He did make a really good point actually, which is the point of this video, which is aside from GDPR at the moment, under PECR, Privacy Electronic Communication Regulations, Facebook advertising and other display forms of advertising aren't covered by that. PECR only applies to email marketing, automated calling, and text, not things like Facebook advertising. However, he did remind me that under the draft wording of direct marketing, they are considering extending that to, or presented too, which was designed to cover display advertising. That's definitely something to watch and something I'll be keeping an eye on in the group. At the moment, pleased to say he agreed with me that legitimate interest would be a lawful ground of processing.
Now he did make another good point as well actually which was that if people opt-out of the email list then ideally what you would do is to opt them out of your Facebook re-targeting as well. So how would you do that? When you upload your list to Facebook, you call it something, don't you? You name that custom audience and you could give it a date and then if maybe you check it on a week... depending on the volume that you're processing on a monthly or weekly basis, you would delete that previous custom list and you would upload a new list of people that excluded the people who've opted- out. That would be good practice to do that.
There you go, I thought I would bring you up to speed on that discussion, I know that when I did a video on the marketing webinar that I did actually, there was a question because I talked through my view on legitimate interest for that. There was a chap that said, "Surely we would need to get consent for that". If you want to get consent, if you to put it absolutely beyond doubt, then fine put a tick box under your lead magnet or wherever you're collecting the data from and put a tick box under there that has a separate tick box that says "Tick here if you agree to us, marketing to you through your Facebook" or re-targeting you through Facebook. If that's what you want to put it, absolutely beyond a doubt, then you do that. For me personally, I will be relying on legitimate interest for doing that. I will probably listen to Ex's good advice about people who've opted out of my email list. Then I will regularly upload custom audiences that take account of those people that opted out of the email marketing and I'll certainly be keeping an eye on the changes to PECR and letting you know about that.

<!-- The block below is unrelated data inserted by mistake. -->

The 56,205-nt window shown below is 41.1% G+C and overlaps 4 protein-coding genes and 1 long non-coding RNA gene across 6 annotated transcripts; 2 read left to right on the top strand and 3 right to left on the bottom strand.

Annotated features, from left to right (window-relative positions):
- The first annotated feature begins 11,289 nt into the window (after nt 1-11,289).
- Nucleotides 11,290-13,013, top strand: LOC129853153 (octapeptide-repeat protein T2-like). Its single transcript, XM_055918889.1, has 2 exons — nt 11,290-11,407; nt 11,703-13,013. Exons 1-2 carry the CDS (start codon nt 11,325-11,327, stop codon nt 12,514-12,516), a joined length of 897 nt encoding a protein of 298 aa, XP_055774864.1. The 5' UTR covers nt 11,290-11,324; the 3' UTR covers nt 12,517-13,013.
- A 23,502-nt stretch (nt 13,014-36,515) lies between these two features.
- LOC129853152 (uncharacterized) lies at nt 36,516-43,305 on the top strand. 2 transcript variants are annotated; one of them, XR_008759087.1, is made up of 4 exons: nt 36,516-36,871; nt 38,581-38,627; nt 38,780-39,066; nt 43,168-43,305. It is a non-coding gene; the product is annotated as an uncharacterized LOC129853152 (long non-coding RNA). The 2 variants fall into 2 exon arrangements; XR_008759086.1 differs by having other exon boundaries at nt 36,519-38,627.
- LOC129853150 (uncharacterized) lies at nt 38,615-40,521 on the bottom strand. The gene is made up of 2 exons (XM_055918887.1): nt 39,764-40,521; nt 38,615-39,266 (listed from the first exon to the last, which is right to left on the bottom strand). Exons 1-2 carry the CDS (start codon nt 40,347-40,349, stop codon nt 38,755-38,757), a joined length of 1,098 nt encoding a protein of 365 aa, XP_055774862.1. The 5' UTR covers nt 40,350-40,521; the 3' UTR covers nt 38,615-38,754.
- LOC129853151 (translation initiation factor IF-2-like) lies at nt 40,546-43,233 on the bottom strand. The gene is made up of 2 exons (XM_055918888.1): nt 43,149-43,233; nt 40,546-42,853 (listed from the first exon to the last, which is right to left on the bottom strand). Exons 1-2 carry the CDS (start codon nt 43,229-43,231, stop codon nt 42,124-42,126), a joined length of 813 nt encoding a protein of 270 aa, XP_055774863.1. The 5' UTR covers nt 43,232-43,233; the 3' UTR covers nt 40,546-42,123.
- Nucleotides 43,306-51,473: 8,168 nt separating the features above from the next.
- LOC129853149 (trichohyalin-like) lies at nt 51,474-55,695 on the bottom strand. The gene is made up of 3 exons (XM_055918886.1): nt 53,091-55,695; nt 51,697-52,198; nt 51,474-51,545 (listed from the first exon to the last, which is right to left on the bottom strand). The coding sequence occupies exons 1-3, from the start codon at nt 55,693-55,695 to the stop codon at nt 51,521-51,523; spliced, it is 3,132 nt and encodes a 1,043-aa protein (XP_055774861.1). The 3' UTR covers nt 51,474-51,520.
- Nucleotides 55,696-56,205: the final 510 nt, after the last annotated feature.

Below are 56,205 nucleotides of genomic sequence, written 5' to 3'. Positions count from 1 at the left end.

Otherwise, I was quite relieved to know that top privacy, like the top... I know you guys think that's me but it's not. I'm just really good at translating it into language that you guys can understand, generally. It was good to know that top privacy lawyer agreed with me. So there you go, that is my video for today, a short and sweet one because I'm absolutely wiped out after an early start and going and speaking at this summit all day. I know I promised certain videos, I'll be doing one on the territorial scope and I'll be doing another for you. The website designers and developers in the group have been having a great time sharing all your thoughts and expertise in this area so I'll be doing a video for you too. I've got a few more plans as well so they are definitely on the agenda.
But for now I can't even speak anymore, for now, I will leave it there, have a jolly good evening and I'll see you tomorrow.